Imagine, for a second, how finance began, with small loans within families and between trusted friends. As the circle of lenders and borrowers grew, financial transactions were able to muster larger sums and to spread risk, even as promises became harder to enforce. Paul Seabright, an economist at the University of Toulouse in France, observes that trust in a modern economy has evolved to the miraculous point where people give complete strangers sums of money they would not dream of entrusting to their next-door neighbours. From that a further miracle follows, for trust is what raises the billions of dollars that fund modern industry.

    Trust’s slow accumulation pushes financial markets forward; its shattering betrayal batters them back. Sometimes this is through bad faith, as when Bernie Madoff, a grand fund manager, allegedly made his investors $50 billion poorer, or mortgage-sellers tempted naive borrowers. But promises made in good faith can be broken too. Indeed, honest failure is even more corrosive of trust than outright criminality. Everyone understands that now.[/quote]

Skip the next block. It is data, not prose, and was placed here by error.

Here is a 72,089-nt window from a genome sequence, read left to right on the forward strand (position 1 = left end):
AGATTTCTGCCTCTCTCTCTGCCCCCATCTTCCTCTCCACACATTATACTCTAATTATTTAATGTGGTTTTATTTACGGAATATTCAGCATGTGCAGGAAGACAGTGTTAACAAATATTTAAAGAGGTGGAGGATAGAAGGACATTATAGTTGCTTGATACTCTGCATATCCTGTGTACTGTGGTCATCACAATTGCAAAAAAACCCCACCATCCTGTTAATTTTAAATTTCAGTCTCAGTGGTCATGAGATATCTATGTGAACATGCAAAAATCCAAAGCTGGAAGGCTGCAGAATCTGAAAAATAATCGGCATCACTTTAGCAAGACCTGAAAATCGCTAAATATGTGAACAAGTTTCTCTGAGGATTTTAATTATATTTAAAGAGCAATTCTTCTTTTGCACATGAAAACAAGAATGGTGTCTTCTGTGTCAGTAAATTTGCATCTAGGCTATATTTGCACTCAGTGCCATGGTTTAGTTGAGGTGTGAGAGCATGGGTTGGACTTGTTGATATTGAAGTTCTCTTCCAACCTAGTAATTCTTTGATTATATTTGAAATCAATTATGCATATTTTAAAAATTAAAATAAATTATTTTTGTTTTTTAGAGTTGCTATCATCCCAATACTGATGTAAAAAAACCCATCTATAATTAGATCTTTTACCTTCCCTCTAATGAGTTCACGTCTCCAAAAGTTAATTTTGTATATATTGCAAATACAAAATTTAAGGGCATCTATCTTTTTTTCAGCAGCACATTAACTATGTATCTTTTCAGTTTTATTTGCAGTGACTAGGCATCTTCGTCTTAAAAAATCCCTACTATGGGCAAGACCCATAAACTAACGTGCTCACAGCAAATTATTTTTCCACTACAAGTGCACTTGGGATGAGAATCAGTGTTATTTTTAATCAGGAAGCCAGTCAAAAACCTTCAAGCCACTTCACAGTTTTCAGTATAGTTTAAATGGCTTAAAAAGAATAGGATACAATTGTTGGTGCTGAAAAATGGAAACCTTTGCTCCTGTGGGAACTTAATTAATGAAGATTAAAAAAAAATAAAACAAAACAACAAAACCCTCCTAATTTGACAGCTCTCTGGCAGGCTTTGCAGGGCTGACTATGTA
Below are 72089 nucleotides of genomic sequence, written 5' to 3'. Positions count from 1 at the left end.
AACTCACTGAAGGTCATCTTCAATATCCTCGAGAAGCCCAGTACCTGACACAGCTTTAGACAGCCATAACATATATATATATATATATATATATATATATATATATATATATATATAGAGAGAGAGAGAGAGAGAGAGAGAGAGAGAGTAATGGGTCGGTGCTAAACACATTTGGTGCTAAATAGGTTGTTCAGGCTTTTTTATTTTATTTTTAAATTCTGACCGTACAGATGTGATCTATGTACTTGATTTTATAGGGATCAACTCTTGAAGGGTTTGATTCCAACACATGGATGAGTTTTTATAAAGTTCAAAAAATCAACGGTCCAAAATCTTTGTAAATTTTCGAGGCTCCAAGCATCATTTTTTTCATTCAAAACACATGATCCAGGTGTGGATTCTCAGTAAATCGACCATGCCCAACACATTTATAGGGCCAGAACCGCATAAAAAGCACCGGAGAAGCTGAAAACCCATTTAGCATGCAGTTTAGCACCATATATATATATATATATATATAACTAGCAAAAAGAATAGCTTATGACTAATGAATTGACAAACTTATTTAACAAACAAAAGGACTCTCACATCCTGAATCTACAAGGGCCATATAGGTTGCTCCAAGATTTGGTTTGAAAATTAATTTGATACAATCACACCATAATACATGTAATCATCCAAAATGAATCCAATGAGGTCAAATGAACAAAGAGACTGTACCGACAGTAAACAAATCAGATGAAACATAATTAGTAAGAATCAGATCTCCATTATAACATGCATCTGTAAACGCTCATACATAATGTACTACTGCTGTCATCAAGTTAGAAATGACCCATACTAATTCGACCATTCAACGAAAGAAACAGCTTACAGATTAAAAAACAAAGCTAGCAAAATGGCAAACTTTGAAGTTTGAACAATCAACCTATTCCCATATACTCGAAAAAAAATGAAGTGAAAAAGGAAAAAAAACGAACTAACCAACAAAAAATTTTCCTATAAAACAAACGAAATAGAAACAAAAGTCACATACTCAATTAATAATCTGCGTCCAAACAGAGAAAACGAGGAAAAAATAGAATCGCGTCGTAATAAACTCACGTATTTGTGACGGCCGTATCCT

• Comment Link Reggie Middleton Thursday, 22 January 2009 11:11 posted by Reggie Middleton

    A hundred and forty billion here, a hundred and eighty billion there, what difference does a few trillion pennies make in the scheme of things.:'(;D

  • Comment Link Shawn Hughes Thursday, 22 January 2009 10:59 posted by Shawn Hughes

    Here's the link:

  • Comment Link Shawn Hughes Thursday, 22 January 2009 10:57 posted by Shawn Hughes

    Just before LEH went bankrupt, the Fed gifted JPM about $130B to cover any losses they might suffer due to the bankruptcy.

  • Comment Link Reggie Middleton Thursday, 22 January 2009 10:32 posted by Reggie Middleton

    I heard quotes regarding the Tier 1 capital of State Street, JPM, etc. being more than adequate. I say look past that into the ratios of trash to tangible capital, and therein lies the reason why the smart money (those that follow BoomBustBlog) have been able to profit when everybody else is taking a bath.